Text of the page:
The notion that innovation starts with a sudden flash of insight, an electric light bulb or Archimedes in the bathtub moment, is far from accurate. Innovation takes time and effort. It’s less an idea and more a process. Here are the four big myths which, more often than not, act as barriers to innovation and the development of new concepts and designs.
Myth 1: It’s about a BIG idea
Perhaps the most widespread misconception is that innovation comes from one big, brilliant idea. The odds are that you’re more likely to be struck down by lightning while waiting. Finding an idea is like hunting for buried treasure in a desert. You can wander around hoping to stumble on the treasure or starting digging in one spot and trust you’ll get lucky. A more systematic approach is to dig many holes – in other words to come up with lots of quick, short, descriptions of ideas and work from there.
If you look deeper into the creative process of people or industries that make their mark, there is rarely one defining moment. In the pharmaceutical industry for example, people don’t say “Let me come up with the smartest idea for the newest drug”, they come up with hundreds of thousands of compounds and what follows is a systematic iterative process to finally get to a drug that works.
An example of a business that has done very well is Pixar, the computer animation film company responsible for many innovative and financially successful movies. If you look at their creative process, it’s not one person that comes in and pitches a film. There will be dozens of people pitching hundreds of ideas about cars, birds, superheroes. They will select a number of ideas and work on them, developing characters, expanding on the subject before moving onto a plot. The whole process can take three to five years to become a feature film.
Companies and individuals thinking about innovation need to encourage a pool of ideas and adopt a systematic selection and refinement process; a funnel approach converging the multitude of ideas down to a handful of projects that can be pushed to rapid completion.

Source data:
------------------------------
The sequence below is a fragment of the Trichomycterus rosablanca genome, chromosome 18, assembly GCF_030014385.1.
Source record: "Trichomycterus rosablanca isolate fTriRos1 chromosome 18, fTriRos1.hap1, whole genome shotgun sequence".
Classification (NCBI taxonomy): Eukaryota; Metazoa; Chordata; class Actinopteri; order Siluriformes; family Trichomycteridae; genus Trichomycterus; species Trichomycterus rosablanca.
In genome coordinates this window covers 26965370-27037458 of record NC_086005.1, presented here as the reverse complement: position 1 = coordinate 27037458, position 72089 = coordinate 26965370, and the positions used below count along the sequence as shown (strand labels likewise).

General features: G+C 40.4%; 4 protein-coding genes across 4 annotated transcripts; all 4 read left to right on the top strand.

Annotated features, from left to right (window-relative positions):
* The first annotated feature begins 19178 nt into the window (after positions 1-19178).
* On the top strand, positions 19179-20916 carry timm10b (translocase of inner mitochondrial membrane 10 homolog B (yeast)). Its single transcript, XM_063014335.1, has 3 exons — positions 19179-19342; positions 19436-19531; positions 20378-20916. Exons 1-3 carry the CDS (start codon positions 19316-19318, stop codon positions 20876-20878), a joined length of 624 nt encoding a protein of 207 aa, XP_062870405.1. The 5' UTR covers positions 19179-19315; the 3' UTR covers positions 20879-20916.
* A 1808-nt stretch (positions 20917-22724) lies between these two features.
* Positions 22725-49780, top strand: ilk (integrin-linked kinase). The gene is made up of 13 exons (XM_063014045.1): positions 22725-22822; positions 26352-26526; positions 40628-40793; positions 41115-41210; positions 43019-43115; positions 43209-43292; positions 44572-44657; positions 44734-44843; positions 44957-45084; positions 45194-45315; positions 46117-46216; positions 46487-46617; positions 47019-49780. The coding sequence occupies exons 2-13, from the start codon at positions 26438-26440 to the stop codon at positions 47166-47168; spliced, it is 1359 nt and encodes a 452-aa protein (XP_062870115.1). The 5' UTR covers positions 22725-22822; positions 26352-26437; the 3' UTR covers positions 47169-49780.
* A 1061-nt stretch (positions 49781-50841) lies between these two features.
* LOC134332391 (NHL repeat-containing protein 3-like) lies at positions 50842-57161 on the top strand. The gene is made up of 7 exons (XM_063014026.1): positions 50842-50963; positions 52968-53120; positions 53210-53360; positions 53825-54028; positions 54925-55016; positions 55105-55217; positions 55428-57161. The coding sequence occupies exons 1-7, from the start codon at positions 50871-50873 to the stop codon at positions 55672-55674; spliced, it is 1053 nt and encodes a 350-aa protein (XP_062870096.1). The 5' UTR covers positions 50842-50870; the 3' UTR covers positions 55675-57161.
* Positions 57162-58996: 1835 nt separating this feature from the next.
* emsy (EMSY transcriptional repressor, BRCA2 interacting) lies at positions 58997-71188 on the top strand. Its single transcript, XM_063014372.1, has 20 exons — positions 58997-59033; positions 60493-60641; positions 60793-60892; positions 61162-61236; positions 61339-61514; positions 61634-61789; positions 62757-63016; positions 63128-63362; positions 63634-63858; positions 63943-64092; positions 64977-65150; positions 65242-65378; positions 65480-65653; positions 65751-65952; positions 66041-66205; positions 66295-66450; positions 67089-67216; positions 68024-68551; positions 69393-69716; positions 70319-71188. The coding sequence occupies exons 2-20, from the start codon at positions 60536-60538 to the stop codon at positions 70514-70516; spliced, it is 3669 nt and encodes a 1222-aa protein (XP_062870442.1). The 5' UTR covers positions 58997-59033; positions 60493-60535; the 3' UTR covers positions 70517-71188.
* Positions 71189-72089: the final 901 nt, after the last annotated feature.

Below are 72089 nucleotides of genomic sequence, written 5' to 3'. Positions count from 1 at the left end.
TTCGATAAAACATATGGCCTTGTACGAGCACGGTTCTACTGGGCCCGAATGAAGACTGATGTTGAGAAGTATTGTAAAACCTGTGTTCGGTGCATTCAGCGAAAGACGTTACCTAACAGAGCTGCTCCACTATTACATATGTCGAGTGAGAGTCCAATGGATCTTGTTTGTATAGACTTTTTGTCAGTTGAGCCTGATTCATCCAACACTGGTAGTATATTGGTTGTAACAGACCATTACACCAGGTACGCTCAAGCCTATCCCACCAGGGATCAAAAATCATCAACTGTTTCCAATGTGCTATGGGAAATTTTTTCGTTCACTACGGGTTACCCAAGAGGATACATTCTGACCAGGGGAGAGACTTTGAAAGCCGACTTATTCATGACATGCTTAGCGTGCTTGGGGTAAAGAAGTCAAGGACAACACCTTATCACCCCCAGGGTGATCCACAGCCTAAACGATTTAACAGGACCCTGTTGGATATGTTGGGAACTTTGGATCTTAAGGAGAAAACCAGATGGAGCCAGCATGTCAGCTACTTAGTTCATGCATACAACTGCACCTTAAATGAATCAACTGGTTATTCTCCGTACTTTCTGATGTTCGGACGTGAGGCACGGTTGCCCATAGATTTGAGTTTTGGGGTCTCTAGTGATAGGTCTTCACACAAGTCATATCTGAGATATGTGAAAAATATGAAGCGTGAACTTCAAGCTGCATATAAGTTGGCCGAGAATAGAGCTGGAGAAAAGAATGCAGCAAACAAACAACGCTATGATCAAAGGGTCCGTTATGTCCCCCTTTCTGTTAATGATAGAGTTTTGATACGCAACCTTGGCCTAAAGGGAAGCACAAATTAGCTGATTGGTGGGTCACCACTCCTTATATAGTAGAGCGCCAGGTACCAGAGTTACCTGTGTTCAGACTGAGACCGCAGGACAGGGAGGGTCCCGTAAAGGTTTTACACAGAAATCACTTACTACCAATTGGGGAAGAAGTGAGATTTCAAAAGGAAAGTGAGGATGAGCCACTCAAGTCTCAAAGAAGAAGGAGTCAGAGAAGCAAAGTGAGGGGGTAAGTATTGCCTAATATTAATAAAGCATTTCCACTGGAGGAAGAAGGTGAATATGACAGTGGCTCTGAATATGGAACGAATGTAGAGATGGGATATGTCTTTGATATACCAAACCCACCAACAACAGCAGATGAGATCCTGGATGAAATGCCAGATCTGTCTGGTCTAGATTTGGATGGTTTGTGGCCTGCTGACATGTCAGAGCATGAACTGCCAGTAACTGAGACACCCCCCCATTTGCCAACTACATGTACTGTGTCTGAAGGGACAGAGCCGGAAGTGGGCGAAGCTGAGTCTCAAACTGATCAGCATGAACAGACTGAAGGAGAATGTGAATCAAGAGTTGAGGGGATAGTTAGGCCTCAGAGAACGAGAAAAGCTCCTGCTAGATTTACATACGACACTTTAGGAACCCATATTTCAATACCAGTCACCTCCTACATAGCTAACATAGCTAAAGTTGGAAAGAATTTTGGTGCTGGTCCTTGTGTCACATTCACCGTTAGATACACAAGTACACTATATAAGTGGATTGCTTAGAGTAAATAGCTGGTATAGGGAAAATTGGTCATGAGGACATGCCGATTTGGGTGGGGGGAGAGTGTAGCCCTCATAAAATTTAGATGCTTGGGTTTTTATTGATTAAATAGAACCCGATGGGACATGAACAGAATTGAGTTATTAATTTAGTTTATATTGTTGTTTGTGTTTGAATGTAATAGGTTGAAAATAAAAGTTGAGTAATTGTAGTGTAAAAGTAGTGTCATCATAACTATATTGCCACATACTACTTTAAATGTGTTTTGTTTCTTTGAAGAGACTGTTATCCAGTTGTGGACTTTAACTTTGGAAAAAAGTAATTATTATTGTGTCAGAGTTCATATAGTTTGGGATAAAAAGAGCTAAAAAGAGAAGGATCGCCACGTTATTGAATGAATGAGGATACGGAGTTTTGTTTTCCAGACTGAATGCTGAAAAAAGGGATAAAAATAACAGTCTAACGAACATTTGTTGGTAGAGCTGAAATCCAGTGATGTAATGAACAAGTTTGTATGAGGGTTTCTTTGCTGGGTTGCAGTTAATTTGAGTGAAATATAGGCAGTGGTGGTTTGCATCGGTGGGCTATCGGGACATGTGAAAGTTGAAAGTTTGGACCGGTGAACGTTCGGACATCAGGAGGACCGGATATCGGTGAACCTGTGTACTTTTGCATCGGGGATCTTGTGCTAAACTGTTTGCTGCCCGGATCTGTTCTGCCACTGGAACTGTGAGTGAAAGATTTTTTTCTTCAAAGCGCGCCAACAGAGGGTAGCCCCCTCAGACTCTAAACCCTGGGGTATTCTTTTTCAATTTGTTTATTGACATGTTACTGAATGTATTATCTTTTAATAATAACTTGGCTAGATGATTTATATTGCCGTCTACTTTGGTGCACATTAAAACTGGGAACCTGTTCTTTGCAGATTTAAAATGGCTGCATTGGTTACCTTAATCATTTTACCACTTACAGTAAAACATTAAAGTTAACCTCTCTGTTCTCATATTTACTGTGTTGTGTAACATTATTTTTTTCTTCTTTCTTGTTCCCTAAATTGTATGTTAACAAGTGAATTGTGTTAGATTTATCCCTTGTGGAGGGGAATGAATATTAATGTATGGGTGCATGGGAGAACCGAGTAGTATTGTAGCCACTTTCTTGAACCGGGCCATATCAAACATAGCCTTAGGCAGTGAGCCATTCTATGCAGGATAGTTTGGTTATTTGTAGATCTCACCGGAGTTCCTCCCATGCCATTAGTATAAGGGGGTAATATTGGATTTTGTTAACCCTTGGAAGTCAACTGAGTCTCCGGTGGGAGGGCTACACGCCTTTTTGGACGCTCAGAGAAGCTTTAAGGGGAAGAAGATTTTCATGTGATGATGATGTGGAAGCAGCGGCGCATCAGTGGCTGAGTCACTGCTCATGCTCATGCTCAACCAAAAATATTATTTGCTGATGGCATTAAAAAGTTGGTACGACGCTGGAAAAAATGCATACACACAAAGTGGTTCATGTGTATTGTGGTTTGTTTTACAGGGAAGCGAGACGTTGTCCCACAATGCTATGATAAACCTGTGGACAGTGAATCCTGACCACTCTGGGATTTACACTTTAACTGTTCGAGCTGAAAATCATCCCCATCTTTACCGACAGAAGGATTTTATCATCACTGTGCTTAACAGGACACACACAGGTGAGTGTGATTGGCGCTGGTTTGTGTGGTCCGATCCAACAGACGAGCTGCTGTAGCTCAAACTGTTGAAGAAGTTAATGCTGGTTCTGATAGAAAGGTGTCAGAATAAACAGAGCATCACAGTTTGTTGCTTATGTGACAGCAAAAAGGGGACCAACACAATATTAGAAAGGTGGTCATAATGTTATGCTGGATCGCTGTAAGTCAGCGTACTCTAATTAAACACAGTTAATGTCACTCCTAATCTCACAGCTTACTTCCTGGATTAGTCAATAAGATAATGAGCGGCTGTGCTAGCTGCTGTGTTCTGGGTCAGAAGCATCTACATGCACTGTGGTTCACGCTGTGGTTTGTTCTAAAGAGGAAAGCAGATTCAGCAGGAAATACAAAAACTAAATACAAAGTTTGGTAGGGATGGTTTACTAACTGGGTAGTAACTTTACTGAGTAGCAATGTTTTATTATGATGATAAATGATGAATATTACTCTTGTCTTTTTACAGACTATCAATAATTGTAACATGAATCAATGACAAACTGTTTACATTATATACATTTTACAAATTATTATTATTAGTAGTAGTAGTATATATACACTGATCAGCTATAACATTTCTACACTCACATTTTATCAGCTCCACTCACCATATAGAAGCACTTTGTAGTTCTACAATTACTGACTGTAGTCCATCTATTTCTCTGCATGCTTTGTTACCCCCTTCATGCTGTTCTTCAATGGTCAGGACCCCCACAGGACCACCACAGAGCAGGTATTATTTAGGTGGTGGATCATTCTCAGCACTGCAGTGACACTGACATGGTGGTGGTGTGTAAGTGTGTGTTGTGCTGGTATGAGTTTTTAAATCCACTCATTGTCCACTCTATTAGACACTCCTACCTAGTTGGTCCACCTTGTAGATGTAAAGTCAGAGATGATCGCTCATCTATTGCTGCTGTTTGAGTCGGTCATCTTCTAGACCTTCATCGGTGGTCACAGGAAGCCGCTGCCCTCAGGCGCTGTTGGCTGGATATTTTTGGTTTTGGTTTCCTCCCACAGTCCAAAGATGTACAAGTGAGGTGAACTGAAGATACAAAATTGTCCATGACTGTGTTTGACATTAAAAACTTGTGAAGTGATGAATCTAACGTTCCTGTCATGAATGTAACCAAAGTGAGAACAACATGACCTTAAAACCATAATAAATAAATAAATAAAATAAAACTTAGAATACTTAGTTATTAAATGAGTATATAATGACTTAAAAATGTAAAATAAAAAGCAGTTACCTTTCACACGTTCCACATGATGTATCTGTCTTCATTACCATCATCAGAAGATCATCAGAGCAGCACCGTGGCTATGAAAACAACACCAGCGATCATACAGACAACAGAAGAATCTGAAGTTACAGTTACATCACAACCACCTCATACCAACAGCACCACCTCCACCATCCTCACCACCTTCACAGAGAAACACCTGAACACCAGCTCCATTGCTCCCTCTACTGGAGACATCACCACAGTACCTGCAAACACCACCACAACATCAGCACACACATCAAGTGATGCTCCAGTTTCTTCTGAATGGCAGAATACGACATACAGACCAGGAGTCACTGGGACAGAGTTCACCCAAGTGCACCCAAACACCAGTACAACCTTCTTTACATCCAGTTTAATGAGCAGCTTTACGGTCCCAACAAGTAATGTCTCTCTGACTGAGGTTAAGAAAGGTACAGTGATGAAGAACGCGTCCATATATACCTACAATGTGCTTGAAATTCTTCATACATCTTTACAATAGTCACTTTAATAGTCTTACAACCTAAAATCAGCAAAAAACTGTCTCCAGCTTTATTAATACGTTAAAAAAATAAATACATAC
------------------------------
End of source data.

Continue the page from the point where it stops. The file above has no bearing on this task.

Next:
The challenge in this approach is to broaden the mouth of the funnel, expanding access to new ideas and information, and to narrow the neck through stringent screening processes so limited resources can be spent on selected projects with the highest expected result.
Entrepreneur’s Take: “Survival of the Fittest”
The full interview will be published on INSEAD Knowledge and the INSEAD Alumni Newsletter in October.
“Being a creative person and an entrepreneur, it’s natural that I ran through quite a few ideas. Looking back, some of them were very dumb and I’m glad I didn’t pursue them. But there are two or three ideas that to this day I still think are valid and I still think I can execute. Tudou came at just the right time, in the right industry and at the right industry juncture. It had a much greater impact than some of the other ideas so I think it’s kind of like survival of the fittest. Whatever idea happened to be around and this not just for me but the rest of the team also, we truly believed in it, and that carried the idea along. It’s been very much the same since I announced my retirement from Tudou. For a long time I was talking to various people to see what kind of things I might be able to do. It’s a great luxury to have that kind of time and flexibility and to be completely open. The animation studio is something that just fits very well with everything we have done. It’s something that I’m really interested in, something that’s sitting at the middle of the crossroads between technology and arts, it’s very interesting.”
Myth 2: Innovation is about new products or technology
It can be, but innovation can also be focused on improving processes and systems within the company. Business model innovation looks at disrupting the way things are done and bringing in new approaches that contribute to a business’s success.